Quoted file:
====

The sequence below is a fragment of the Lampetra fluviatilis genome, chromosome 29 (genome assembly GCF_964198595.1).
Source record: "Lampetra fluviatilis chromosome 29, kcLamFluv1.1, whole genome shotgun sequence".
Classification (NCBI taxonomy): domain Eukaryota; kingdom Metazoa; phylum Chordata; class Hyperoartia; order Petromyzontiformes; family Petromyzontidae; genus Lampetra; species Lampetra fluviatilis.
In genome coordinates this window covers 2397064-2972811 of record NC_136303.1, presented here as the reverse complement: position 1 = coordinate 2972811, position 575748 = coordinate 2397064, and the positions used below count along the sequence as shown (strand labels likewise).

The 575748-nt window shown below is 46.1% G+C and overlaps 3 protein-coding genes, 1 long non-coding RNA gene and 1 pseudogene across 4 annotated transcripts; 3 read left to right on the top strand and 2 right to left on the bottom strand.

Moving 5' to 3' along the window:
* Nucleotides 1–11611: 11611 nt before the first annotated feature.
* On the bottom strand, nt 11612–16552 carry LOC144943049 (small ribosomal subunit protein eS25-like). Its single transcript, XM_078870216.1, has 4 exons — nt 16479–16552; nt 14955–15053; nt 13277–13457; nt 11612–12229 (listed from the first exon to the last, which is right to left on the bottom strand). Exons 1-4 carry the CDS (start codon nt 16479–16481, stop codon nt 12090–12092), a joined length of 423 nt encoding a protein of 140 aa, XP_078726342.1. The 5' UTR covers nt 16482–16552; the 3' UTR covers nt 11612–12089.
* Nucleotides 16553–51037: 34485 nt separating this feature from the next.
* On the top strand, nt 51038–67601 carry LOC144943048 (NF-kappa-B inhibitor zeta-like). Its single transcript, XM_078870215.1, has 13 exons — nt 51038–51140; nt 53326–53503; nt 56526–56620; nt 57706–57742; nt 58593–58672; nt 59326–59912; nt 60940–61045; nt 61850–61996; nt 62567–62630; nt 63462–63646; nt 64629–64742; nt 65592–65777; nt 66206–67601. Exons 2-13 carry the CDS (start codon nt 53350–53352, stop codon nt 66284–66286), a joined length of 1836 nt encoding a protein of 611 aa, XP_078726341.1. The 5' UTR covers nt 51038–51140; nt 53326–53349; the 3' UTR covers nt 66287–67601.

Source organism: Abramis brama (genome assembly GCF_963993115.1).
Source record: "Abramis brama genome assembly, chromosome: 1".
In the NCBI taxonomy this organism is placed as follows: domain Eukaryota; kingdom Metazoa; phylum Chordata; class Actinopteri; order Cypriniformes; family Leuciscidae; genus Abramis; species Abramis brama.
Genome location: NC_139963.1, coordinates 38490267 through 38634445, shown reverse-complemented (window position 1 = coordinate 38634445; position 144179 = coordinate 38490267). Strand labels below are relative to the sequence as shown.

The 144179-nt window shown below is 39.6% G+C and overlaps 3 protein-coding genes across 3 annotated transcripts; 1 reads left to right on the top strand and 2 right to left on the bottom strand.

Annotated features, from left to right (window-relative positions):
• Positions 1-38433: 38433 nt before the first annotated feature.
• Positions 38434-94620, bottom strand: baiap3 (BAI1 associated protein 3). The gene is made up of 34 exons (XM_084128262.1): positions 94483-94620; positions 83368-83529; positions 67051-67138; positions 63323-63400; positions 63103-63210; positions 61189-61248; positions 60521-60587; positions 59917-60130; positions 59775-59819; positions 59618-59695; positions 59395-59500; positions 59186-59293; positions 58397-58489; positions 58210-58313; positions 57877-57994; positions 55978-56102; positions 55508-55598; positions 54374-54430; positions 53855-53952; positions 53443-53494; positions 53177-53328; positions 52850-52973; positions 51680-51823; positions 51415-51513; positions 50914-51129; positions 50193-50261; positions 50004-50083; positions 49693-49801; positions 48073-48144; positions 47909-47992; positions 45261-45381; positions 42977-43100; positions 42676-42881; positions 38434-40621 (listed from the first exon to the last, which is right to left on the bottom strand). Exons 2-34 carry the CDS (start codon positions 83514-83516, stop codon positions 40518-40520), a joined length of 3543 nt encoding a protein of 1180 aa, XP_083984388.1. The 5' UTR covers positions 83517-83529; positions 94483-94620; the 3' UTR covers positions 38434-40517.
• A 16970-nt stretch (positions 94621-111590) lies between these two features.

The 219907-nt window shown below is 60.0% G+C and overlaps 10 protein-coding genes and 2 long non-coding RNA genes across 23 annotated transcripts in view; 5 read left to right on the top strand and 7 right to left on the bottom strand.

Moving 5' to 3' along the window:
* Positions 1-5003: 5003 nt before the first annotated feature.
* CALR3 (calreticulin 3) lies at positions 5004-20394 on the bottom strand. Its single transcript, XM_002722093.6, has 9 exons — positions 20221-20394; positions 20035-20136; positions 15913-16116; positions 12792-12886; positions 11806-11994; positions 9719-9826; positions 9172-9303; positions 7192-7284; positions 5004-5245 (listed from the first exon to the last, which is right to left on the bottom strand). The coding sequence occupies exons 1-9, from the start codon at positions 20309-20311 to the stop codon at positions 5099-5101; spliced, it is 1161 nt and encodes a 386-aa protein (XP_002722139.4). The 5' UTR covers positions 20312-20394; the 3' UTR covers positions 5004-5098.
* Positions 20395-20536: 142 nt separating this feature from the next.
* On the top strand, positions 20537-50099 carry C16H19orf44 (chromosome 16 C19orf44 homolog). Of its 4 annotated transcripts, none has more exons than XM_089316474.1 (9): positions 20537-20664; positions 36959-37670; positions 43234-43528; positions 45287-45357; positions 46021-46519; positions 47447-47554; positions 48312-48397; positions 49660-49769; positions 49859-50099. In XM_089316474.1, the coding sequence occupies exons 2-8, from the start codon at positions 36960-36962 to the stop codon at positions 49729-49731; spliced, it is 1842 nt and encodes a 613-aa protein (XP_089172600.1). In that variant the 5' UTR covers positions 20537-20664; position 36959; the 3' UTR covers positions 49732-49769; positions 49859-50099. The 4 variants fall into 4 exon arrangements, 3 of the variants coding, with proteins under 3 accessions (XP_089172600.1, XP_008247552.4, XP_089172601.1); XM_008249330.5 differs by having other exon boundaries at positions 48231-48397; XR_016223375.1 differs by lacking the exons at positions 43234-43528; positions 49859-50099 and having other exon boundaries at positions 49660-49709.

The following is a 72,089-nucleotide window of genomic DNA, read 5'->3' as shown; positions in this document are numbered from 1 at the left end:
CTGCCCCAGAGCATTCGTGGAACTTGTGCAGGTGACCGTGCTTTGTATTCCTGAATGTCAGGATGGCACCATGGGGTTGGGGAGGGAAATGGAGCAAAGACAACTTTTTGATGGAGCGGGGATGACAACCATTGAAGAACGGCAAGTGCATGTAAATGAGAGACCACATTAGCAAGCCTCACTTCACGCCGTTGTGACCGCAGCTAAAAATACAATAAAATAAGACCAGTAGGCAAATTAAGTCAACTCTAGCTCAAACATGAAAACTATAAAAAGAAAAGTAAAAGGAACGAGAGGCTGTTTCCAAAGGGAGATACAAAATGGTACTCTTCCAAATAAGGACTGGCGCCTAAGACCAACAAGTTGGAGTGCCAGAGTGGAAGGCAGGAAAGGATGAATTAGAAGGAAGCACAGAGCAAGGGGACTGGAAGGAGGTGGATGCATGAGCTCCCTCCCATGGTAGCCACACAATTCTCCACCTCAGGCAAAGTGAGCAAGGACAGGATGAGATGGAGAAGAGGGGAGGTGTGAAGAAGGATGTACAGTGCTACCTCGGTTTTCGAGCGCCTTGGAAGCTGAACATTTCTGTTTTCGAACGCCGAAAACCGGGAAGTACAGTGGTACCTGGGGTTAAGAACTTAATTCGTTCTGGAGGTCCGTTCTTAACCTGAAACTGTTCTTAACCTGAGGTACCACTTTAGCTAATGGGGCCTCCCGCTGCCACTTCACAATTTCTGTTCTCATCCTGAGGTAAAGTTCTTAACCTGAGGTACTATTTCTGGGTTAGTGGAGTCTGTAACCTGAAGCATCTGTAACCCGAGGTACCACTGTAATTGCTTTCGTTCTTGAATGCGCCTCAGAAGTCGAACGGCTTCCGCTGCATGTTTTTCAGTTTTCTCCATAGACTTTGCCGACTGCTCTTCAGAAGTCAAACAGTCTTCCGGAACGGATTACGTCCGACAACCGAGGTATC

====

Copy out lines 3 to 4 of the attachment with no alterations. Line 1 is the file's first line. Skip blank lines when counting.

Classification (NCBI taxonomy): domain Eukaryota; kingdom Metazoa; phylum Chordata; class Hyperoartia; order Petromyzontiformes; family Petromyzontidae; genus Lampetra; species Lampetra fluviatilis.
In genome coordinates this window covers 2397064-2972811 of record NC_136303.1, presented here as the reverse complement: position 1 = coordinate 2972811, position 575748 = coordinate 2397064, and the positions used below count along the sequence as shown (strand labels likewise).